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Helping you understand shortfall risks in the lower Murray and how it affects you.

 

What is a shortfall?

Shortfalls can occur when water that is available in the storage dams cannot be delivered to meet all the demands of customers at the time when they need it.

 

There are two types of shortfalls related to water delivery in the lower Murray:

 

  • Delivery shortfalls – when actual water use is higher than it was forecast when river water was released from Hume and Dartmouth storages, weeks earlier, to meet the forecast needs for irrigation and environmental water. Delivery shortfalls are more likely to occur in an intense or extended heatwave that causes a sudden unexpected spike in demand.
  • System shortfalls – when there is not enough capacity in the river and channel system to supply all downstream water needs. For example, when flows through Barmah Choke are already at full capacity and there is not enough water remaining in Menindee Lakes and Lake Victoria to meet all the lower Murray demands. System shortfalls are more likely to occur towards the end of the irrigation season.

 

There has always been a risk that during peak demand periods on the River Murray, water may not be able to be delivered to meet all demand downstream of the Barmah Choke. It takes about 3 weeks to deliver water from the Hume Dam to Sunraysia.

 

The Barmah Choke is a narrow section of the River Murray and can pass a flow of around 9,200 ML a day downstream of Yarrawonga Weir before water starts to pass into the Barmah-Millewa Forest.

 

The Murray-Darling Basin Authority (MDBA) manages the River Murray System, with input from Lower Murray Water and Goulburn-Murray Water, to minimise the risk of shortfalls by regularly reviewing forecast demands, climate and flows and adjusting operations such as the timing of releases from Lake Victoria and Menindee Lakes, as well as from the Goulburn and Murrumbidgee Rivers.

 

The last time irrigators experienced a shortfall was in 2002. So, are shortfall risks in the lower Murray increasing? There have been significant changes across the connected Murray-Darling Basin over the last 10 to 20 years. Changes in both demand (more water being delivered to the lower Murray) and supply (reduced capacity) have increased the challenge of delivering water to users where and when it is needed without damaging the environmental health of our waterways.

 

What happens when a shortfall occurs?

When a shortfall occurs in the Murray, the MDBA will confirm the volume available for diversion by Victoria. This volume will be distributed to each of the affected water corporations including LMW.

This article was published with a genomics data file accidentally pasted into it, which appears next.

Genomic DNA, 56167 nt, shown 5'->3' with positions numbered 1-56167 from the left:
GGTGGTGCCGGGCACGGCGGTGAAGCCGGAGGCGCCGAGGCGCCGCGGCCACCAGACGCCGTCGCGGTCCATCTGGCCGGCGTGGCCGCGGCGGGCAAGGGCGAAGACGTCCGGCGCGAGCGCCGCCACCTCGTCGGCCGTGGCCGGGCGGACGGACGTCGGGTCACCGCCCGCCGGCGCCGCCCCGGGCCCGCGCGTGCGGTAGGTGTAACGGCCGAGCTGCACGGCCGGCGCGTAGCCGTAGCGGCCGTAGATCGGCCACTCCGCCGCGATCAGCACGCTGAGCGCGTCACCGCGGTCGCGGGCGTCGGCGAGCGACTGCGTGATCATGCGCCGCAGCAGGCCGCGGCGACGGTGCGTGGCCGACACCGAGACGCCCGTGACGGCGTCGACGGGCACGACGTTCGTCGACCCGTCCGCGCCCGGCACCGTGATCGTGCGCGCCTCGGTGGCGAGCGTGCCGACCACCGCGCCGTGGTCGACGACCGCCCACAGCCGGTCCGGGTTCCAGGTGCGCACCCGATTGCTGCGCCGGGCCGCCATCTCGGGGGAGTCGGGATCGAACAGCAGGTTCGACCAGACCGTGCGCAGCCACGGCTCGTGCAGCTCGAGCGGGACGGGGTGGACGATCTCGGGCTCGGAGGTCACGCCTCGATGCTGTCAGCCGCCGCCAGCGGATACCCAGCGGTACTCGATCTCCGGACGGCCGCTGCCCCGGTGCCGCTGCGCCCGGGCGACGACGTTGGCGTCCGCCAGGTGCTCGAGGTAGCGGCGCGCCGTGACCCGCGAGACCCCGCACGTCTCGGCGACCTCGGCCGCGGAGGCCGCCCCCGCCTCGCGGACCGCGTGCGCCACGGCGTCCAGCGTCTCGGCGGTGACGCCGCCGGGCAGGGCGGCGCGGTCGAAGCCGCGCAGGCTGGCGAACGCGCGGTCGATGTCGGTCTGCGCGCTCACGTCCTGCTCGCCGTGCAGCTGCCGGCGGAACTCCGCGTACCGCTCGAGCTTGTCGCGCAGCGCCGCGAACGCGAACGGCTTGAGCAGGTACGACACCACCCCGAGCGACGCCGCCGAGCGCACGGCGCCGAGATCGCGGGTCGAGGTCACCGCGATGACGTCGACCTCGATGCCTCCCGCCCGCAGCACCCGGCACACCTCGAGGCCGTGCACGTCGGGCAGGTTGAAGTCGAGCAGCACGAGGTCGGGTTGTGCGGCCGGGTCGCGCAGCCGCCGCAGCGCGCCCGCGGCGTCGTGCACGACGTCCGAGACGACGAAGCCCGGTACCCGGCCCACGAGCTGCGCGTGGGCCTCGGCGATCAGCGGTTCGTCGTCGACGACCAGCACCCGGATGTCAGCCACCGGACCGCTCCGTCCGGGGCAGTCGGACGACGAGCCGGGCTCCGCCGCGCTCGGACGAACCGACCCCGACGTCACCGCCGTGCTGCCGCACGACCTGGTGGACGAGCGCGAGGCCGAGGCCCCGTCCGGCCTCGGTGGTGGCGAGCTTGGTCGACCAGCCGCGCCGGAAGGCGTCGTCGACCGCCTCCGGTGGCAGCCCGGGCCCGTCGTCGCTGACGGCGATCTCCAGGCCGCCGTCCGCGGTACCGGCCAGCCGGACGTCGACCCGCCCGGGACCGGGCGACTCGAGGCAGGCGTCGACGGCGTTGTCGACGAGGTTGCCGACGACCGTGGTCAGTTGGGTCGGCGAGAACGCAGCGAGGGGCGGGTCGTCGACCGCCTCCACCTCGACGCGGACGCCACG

LMW will then ration the available water for distribution based on demand and the volume of Delivery Shares or Extraction Shares held in the areas where the shortfall applies.

 

As a result, delivery rights (including delivery shares and extraction shares) will be used as the basis for sharing arrangements between water users.

 

Therefore it is essential that customers place accurate orders to register their needs for irrigation supply in accordance with the system rules you operate in as described in the Lower Murray Water Rural Customer Charter.

How can we improve delivery management?

We are working closely with the Victorian Government and the MDBA and other states to manage these delivery challenges in the River Murray.

 

In Victoria:
  • The Minister for Water has been assessing applications for new or increased extraction share in the lower Murray since July 2019 to make sure they do not negatively impact existing entitlement holders or the environment
  • In late 2021 new legislation was introduced to Parliament to strengthen Victoria’s framework for delivery rights in a shortfall and help individual water users manage their shortfall risks.
  • New Goulburn trade and operating rules have been introduced in 2021-22 which make sure traded water can be delivered within ecological tolerances of the lower Goulburn River without increasing delivery risks in the Murray.

 

Jointly with the other states we are:
  • informing water users about their delivery risks
  • preparing coordinated response plans should a shortfall occur and water use needs to be rationed
  • monitoring new extractions, and assessing and reporting on any cumulative impacts to existing entitlement holders
  • reviewing how we operate the system to make sure delivery risks are minimised